Quantitative Easing to Infinity and Beyond
On Sunday morning, March 12, Treasury Secretary Janet Yellen told CBS there would be no bailouts. Later in the day the Fed declared quantitative easing to infinity and beyond.
What’s going on?
Quite simply, the Fed is willing to overpay for debt (again). They call it the Bank Term Funding Program (BTFP), and as far as one can tell, its dollar value is limitless. The term sheet reads:
Program: To provide liquidity to U.S. depository institutions, each Federal Reserve Bank would make advances to eligible borrowers, taking as collateral certain types of securities.
And who is eligible?
Any U.S. federally insured depository institution (including a bank, savings association, or credit union) or US branch or agency of a foreign bank…
Basically everyone (i.e., not you or main street, just financial institutions) can take part in this legal counterfeiting operation.
So what’s being traded for newly created Federal Reserve notes?
Eligible collateral includes any collateral eligible for purchase by the Federal Reserve Banks in open market operations … provided that such collateral was owned by the borrower as of March 12, 2023.
Meaning: Practically any bank can exchange US Treasury (or even mortgage-backed securities, should they have held any on their books) with the Federal Reserve.
This program will be offered for one year at no charge to banks, and of course with no recourse!
The Fed explains:
Recourse: Advances made under the Program are made with recourse beyond the pledged collateral to the eligible borrower.
Now here’s the rub:
Collateral Valuation: The collateral valuation will be par value. Margin will be 100% of par value.
Therefore, if Wells Fargo or Bank of America owns US debt that is trading at fifty cents on the dollar, they can trade it with the Fed which will pay one dollar. In theory, it’s only an unrealized and temporary loss for the Fed because once the debt comes due, it will be paid in full. So the Fed won’t suffer a loss, nor will the bank.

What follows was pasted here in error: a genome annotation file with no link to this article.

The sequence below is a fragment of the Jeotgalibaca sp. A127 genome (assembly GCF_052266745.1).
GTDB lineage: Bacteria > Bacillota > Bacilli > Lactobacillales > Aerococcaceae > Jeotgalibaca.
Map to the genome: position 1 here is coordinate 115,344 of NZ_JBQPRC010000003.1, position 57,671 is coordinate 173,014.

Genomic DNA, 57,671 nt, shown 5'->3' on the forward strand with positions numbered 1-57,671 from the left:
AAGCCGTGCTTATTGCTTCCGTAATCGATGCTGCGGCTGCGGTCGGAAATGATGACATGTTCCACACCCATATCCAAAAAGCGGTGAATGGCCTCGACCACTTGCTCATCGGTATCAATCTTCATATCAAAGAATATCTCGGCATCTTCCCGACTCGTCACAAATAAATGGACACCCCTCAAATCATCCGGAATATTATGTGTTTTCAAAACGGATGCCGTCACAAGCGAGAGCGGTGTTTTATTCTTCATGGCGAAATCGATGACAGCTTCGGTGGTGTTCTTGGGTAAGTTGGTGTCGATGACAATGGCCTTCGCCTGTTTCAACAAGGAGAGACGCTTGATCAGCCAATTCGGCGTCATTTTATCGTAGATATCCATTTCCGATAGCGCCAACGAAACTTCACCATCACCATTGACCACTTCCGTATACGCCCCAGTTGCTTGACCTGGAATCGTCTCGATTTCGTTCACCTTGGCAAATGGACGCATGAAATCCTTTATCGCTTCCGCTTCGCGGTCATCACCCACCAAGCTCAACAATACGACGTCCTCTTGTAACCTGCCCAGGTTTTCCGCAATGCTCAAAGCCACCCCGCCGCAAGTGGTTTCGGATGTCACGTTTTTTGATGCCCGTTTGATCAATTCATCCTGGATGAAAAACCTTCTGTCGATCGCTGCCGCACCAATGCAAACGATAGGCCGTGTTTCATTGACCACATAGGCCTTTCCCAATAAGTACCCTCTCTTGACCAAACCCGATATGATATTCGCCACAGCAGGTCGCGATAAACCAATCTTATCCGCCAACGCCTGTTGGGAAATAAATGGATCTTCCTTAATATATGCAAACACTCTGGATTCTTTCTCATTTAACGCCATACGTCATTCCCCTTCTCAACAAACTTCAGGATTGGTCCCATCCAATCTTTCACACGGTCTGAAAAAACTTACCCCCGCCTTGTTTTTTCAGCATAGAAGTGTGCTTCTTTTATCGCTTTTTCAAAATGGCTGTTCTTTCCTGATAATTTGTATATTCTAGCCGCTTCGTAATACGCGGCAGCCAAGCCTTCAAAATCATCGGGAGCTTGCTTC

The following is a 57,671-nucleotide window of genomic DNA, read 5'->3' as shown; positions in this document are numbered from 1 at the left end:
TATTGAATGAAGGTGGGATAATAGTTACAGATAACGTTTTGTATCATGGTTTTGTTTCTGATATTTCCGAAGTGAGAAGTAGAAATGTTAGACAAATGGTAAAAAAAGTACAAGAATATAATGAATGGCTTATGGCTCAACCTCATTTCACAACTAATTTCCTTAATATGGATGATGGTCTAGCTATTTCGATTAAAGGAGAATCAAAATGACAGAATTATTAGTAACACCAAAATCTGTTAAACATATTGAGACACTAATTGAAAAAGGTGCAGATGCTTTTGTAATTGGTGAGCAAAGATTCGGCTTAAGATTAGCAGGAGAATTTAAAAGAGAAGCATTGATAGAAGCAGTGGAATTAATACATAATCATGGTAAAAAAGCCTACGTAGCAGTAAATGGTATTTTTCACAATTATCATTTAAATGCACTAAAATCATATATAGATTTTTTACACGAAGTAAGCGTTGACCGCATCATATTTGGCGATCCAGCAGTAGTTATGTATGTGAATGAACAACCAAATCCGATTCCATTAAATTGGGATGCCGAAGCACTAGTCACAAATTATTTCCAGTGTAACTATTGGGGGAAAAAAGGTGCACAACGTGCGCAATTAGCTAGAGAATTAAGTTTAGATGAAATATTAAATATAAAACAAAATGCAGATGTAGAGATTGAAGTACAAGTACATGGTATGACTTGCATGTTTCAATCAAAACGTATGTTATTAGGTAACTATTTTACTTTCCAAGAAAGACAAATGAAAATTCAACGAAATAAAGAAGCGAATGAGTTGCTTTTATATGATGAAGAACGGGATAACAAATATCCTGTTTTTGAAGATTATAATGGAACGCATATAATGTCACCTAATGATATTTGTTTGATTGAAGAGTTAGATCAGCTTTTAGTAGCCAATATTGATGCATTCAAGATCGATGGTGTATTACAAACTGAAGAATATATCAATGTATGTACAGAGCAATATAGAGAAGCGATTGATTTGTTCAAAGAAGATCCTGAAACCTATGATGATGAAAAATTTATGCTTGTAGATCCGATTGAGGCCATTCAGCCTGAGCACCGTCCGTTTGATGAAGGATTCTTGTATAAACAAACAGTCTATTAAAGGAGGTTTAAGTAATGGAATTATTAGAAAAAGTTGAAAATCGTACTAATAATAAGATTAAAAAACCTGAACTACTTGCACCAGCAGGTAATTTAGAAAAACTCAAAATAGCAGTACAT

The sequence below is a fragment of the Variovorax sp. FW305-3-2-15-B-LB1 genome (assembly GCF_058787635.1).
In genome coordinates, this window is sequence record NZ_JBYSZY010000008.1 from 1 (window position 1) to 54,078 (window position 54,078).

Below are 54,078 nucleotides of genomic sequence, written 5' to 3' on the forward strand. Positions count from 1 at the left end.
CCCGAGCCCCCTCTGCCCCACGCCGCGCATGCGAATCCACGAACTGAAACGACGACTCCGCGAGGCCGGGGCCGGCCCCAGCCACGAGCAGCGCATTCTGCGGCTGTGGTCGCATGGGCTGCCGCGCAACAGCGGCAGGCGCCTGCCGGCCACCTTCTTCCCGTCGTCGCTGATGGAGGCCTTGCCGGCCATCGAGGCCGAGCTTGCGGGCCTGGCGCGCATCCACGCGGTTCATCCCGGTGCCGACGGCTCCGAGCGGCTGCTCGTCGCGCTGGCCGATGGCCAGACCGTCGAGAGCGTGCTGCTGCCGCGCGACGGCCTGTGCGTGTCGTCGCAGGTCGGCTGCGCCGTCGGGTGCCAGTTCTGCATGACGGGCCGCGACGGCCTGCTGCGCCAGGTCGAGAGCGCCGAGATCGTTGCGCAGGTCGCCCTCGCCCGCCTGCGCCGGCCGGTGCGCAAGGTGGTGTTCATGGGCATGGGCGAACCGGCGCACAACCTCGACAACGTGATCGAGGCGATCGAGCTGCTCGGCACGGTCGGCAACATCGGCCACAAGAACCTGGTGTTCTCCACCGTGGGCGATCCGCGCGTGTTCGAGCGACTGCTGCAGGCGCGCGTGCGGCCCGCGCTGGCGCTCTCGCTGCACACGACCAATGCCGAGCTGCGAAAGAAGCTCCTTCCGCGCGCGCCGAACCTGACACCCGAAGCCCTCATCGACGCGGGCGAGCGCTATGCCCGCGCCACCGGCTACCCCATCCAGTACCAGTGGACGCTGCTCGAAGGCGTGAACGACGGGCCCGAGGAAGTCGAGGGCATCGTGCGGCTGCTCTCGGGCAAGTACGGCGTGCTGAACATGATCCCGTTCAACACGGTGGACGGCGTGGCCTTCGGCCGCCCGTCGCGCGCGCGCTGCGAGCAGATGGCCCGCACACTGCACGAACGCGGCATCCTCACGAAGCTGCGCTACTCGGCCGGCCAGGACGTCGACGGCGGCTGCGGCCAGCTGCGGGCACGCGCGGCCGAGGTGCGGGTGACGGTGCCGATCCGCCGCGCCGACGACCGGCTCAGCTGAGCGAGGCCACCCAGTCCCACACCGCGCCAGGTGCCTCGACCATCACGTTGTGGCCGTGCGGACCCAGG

The Fed will purposely pay an amount above market value on debt held by banks. The banks will receive this newly created money and get rid of their unrealized losses. Afterward, the banks will have to do something with this new money, such as buy more debt. We can only guess, but whatever the banks do with the money, it will most certainly be highly lucrative for them, push asset prices up, and further erode whatever is left of the middle class. It will also offer a new way for banks to make even riskier bets that will land them in more trouble in the future.
It is theft, a moral hazard, anti-capitalistic, and even antagonistic to those forced to pay taxes and work for a living. But still more questions remain, specifically: How large is this program? Are we talking a few billions or trillions of dollars? At one extreme, this program serves as a confidence booster more than anything; it’s public messaging. Very few banks will accept the generous offer. But it will provide public assurance that the Fed will insure deposits, keep banks from panic selling bonds at a loss, and quell any ideas of a bank run.
If this is the case, then the Fed has bought a little more time until the next panic sets in.
At the other extreme, every bank in America lines up to receive free money from America’s central bank. The Fed will eventually expand its balance sheet by trillions of dollars more, and they’ll tell us that it would have been worse if it weren’t for the Fed.
As for the Fed’s commitment to reducing the balance sheet, we’ll know the answer to this soon enough! Few things are certain at the moment, but it sure is a good day to be a banker.